It is not often that after-dinner speaking reaches so high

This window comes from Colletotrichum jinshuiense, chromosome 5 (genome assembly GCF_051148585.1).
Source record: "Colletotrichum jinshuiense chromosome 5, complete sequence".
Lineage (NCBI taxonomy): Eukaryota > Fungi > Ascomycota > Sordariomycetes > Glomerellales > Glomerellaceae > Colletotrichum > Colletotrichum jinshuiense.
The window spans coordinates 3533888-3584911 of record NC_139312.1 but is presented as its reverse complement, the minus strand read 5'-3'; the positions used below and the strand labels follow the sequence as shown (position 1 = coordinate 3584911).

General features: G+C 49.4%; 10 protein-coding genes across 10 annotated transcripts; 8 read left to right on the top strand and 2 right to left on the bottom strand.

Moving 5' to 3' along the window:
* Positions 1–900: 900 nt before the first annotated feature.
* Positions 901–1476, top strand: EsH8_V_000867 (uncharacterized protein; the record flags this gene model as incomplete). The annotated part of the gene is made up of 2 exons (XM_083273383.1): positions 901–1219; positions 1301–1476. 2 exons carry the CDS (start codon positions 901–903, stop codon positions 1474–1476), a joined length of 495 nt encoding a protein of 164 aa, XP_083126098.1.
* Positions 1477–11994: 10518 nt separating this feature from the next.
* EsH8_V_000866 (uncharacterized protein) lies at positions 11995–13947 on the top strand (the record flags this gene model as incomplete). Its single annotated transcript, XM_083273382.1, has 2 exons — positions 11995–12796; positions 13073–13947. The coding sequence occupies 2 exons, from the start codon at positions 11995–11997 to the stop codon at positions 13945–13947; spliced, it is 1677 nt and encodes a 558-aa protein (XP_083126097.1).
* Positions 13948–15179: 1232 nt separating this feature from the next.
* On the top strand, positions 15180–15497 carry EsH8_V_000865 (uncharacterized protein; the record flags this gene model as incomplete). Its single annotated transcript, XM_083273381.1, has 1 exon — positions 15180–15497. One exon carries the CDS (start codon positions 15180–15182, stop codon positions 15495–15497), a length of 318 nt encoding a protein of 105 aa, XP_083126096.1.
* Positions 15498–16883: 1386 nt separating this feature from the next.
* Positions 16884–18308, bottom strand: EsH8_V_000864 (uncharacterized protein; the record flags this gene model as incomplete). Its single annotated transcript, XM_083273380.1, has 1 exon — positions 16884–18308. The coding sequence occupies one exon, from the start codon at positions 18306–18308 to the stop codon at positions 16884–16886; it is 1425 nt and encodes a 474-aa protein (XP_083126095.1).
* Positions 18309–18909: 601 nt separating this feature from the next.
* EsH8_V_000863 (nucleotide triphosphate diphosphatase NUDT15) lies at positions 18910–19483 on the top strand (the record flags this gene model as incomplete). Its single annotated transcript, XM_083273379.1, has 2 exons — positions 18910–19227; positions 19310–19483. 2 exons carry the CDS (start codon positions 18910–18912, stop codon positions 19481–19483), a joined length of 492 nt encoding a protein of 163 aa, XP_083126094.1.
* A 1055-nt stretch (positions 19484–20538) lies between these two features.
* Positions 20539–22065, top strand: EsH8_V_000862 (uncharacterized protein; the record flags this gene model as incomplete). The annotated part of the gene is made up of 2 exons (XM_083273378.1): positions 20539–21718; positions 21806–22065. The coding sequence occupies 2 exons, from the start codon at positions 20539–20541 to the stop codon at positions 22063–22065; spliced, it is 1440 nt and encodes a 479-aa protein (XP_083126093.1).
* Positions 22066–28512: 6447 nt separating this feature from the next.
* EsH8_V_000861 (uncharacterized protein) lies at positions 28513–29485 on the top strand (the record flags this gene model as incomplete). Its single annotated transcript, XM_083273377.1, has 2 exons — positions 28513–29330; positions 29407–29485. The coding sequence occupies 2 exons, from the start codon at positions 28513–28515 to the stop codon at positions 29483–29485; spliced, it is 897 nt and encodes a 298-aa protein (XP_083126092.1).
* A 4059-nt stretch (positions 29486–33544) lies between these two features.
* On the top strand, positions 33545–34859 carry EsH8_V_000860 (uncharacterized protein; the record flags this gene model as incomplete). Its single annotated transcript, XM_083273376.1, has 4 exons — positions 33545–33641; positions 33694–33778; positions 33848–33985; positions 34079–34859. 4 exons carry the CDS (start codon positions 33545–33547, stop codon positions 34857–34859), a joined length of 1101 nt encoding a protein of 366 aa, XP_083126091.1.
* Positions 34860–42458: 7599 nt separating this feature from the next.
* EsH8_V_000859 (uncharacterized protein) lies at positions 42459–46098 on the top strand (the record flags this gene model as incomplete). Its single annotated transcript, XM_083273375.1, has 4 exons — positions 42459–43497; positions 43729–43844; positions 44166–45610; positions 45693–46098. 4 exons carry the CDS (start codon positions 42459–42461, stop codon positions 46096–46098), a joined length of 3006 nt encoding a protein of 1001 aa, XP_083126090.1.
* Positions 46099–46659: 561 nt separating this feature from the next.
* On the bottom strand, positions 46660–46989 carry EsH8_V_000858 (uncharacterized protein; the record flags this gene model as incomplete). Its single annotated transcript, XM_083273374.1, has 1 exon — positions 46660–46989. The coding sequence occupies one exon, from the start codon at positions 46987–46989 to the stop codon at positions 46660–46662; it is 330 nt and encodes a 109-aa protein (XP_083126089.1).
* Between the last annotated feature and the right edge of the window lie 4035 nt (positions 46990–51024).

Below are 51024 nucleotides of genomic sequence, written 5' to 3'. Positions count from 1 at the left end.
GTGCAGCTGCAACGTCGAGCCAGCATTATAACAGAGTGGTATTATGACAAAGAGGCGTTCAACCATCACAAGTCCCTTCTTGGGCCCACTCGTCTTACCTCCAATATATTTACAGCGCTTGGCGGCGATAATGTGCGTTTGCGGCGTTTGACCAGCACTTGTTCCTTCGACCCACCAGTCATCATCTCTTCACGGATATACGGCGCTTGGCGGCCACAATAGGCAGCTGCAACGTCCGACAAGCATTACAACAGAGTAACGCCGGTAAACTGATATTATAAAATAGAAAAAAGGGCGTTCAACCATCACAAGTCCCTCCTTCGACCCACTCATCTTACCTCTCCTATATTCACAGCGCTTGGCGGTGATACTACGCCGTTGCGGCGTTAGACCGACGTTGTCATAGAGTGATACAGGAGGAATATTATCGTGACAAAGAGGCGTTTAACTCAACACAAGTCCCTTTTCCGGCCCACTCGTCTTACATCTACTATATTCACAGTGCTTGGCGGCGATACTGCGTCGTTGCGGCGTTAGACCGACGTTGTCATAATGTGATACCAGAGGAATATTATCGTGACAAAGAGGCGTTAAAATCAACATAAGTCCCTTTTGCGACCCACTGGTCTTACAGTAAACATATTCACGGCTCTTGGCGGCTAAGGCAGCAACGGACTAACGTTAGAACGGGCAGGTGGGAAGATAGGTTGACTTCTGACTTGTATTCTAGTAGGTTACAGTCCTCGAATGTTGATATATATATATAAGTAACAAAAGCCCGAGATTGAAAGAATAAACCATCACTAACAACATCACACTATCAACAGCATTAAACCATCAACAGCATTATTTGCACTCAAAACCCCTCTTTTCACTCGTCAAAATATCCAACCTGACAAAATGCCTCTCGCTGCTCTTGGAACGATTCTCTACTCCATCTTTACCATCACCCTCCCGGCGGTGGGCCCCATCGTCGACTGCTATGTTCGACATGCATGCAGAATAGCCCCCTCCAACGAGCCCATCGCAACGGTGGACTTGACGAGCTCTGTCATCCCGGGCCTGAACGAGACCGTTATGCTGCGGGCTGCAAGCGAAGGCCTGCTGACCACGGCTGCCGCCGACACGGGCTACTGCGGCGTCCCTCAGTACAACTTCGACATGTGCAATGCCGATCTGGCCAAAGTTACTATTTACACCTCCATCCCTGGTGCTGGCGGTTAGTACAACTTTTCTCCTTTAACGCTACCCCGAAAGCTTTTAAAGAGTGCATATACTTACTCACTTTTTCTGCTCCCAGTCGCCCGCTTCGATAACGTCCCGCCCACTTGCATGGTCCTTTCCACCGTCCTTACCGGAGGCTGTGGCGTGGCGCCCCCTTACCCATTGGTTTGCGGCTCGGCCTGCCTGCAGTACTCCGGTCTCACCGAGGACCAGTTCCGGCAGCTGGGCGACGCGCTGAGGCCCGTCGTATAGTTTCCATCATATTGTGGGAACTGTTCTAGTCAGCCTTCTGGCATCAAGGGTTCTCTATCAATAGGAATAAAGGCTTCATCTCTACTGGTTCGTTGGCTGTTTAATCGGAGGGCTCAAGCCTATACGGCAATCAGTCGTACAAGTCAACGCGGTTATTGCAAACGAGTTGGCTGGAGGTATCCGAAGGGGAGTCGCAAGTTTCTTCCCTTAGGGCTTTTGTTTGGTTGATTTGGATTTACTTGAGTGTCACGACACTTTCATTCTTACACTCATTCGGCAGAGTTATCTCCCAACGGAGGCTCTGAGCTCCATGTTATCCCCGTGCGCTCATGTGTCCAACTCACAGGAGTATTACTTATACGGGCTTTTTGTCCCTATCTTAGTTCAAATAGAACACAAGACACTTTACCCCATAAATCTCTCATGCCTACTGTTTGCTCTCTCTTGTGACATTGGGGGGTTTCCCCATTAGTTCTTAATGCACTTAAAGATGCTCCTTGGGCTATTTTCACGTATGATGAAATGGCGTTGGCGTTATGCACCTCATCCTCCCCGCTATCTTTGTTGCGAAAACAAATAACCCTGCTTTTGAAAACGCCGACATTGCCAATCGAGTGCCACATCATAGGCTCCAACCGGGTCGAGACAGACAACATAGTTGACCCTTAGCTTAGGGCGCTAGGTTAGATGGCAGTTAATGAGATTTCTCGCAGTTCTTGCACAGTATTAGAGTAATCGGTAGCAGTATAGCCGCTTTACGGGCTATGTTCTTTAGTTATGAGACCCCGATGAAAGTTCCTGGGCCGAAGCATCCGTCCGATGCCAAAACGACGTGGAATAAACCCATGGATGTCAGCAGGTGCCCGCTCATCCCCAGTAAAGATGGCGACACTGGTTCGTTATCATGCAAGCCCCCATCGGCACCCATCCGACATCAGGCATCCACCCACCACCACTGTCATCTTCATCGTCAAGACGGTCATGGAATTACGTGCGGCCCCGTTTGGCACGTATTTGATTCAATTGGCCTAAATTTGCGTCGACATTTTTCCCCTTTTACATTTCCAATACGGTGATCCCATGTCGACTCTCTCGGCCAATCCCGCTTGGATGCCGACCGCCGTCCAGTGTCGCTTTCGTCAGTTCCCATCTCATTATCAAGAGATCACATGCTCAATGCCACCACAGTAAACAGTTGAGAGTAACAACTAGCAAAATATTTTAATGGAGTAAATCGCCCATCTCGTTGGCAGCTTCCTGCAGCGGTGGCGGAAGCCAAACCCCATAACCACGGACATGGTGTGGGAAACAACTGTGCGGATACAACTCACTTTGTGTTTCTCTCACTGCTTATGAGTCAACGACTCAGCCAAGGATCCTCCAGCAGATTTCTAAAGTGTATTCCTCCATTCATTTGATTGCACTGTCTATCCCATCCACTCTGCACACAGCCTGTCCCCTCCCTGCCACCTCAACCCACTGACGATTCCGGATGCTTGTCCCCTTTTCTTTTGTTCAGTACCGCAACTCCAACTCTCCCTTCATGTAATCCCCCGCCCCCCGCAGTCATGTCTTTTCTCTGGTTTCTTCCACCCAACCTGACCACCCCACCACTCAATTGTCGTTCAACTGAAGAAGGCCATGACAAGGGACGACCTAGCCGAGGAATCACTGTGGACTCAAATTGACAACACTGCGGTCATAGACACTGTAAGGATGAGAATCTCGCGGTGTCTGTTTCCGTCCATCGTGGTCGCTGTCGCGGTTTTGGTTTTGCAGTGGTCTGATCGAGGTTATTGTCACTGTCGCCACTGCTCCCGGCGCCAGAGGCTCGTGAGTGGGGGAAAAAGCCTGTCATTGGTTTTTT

a level as it did at the Toynbee Hall Golden Jubilee dinner last Friday. The Archbishop of Canterbury and Sir John Simon, on their day and their subject, are unsurpassed, and each of them was at his best that day— or rather night. If the Master of Balliol does not equal them in form he does in matter, and Dr. Mallon, the present Warden of Toynbee, in a style completely his own, was in many ways the success of the evening. His story of the two men who came to the Poor Man's Lawyer to consult him on the negotiability of an I.O.U. from a dead man, admitting under pressure that they only " thought they saw their way to getting one," appealed equally to the politicians and prelates, the civil servants and dons and journalists and writers more eminent, who made tip a very remarkable company. So did his reference to Mr. Garvin, who came to a Toynbee discussion meeting to answer questions, but only answered one, because that took an hour and a half.